Tuesday, September 29, 2015

Thousands of Janitors Rally to Save Union Jobs

Andrea Sears, Public News Service
Commercial office cleaners in many eastern U.S. cities are currently negotiating new contracts. Courtesy: SEIU Local 32BJ.
Commercial office cleaners in many eastern U.S. cities are currently negotiating new contracts. Andrea Sears, Public News ServiceCourtesy: SEIU Local 32BJ.

PHILADELPHIA – As many as 2,000 janitors will converge on Philadelphia on Wednesday to rally for what they consider good jobs and fair contracts.

More than 75,000 office cleaners from Massachusetts to Virginia are bargaining for contracts this year. Juanita Acre, a member of local 32BJ of the Service Employees International Union (SEIU), says good paying union jobs are in jeopardy.

"You got the real estate companies throwing our people out of their building and trying to make it non-union," she says. "This is contract time and it's Important to us to stop them."

The rally will be held outside of a luxury high rise where the union says new building management illegally displaced union workers.

According to Acre, union workers are making a living wage. But while rent on residential and commercial real estate keeps skyrocketing, developers in Philadelphia and other cities are trying to push workers back to minimum wage levels.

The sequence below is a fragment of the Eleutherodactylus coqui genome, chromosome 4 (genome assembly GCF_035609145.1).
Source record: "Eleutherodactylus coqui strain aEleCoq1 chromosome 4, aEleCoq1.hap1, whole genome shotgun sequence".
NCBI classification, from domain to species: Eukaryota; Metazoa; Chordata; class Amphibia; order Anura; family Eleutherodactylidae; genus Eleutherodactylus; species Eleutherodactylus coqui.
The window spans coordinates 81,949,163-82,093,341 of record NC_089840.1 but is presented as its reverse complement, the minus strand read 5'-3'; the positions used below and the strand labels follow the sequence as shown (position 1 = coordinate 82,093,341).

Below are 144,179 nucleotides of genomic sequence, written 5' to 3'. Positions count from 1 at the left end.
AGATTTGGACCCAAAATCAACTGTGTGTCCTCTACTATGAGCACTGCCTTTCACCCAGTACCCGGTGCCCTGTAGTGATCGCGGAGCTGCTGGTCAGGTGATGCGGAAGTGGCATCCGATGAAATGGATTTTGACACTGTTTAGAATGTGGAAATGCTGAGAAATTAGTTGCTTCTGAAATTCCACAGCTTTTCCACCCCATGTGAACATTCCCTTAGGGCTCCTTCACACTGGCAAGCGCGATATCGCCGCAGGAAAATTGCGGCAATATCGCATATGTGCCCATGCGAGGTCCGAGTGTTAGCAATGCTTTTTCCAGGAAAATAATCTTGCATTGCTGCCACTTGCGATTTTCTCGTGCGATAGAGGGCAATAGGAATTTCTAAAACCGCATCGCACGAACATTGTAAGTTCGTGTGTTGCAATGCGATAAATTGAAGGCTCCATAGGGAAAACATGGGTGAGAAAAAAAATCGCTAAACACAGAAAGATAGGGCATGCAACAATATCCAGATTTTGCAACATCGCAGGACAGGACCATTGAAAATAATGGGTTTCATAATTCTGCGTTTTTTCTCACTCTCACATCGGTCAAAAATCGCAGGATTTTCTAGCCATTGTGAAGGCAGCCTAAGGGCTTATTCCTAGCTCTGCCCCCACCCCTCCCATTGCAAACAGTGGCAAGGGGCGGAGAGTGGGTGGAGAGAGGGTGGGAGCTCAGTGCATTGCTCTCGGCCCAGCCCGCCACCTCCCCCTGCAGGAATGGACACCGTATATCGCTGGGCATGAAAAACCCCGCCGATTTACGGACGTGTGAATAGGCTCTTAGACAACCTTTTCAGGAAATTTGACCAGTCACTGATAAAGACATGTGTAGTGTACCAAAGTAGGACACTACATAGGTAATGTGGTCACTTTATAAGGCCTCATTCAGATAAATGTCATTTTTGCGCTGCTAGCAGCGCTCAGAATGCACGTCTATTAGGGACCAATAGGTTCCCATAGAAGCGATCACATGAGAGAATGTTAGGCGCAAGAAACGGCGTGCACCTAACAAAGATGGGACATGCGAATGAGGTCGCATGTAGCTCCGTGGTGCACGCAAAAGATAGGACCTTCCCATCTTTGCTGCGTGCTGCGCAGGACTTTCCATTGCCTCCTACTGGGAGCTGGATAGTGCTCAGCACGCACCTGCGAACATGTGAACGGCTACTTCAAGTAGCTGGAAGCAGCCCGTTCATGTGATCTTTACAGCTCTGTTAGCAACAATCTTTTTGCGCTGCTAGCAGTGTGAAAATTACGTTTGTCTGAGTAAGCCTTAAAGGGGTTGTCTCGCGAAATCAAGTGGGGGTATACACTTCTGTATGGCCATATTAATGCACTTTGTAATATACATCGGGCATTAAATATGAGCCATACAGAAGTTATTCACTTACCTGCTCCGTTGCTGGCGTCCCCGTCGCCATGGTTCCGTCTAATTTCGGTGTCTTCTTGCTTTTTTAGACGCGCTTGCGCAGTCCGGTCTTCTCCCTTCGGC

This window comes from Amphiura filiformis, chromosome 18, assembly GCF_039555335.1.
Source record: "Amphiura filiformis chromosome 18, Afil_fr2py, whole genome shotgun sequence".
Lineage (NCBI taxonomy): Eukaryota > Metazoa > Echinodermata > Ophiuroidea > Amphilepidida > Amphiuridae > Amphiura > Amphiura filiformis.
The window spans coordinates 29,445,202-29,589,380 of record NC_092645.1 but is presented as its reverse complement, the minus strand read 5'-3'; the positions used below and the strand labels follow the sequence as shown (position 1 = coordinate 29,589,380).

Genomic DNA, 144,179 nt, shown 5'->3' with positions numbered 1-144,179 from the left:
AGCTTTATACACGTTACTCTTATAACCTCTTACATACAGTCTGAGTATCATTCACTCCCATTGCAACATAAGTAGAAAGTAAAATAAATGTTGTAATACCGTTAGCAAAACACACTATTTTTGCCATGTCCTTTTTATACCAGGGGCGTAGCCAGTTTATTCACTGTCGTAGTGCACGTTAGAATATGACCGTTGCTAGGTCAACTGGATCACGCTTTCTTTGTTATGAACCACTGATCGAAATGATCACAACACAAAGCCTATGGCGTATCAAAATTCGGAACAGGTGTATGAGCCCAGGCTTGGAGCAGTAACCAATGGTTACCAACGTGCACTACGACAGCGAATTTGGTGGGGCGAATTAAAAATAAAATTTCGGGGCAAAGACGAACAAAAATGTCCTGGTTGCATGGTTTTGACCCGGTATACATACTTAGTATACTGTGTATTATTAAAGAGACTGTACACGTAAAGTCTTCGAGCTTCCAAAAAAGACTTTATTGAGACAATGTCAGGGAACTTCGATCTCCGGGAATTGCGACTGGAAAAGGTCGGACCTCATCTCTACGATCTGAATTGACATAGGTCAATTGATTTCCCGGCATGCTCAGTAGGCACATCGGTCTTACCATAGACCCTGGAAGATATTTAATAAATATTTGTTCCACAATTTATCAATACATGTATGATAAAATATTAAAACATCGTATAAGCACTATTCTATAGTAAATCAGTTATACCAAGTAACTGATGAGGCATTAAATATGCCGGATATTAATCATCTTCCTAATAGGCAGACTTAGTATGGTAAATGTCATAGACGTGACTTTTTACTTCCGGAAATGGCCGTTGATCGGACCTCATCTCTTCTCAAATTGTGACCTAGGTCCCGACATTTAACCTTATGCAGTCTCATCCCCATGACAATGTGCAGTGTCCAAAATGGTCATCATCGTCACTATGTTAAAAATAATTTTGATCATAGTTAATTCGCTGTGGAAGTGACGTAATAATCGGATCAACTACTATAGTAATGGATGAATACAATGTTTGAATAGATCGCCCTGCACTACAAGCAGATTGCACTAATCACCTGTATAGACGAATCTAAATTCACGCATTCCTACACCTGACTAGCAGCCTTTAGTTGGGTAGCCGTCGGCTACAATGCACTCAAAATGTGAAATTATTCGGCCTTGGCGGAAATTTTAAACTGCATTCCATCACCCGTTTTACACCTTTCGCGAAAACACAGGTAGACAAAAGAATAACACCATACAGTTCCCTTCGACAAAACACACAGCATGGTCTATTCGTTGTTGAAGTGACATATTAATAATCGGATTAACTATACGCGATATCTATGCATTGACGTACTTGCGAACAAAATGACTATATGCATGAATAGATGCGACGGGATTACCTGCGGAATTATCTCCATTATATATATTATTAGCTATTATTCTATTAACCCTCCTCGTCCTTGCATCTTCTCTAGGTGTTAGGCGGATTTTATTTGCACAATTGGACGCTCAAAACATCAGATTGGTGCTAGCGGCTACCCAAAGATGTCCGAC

"We're making $16.44. Some are making a little more than that," she says. "They're trying to break us down to $7.25, $8.25, $9.25, with no benefit."

The union calls this the largest private sector contract negotiations taking place in the country, affecting the lives of nearly half a million men, women and children.

Acre says the janitors and commercial office cleaners have worked hard to make a decent living for themselves and their families.

"We just want to be part of the middle class," she says. "We're not going to accept anything less. And we think we have what we earned and they're trying to take it away. We're not going to accept that."

The union says fair contracts will go a long way toward addressing the growing income inequality condemned by Pope Francis during his visit to the U.S.

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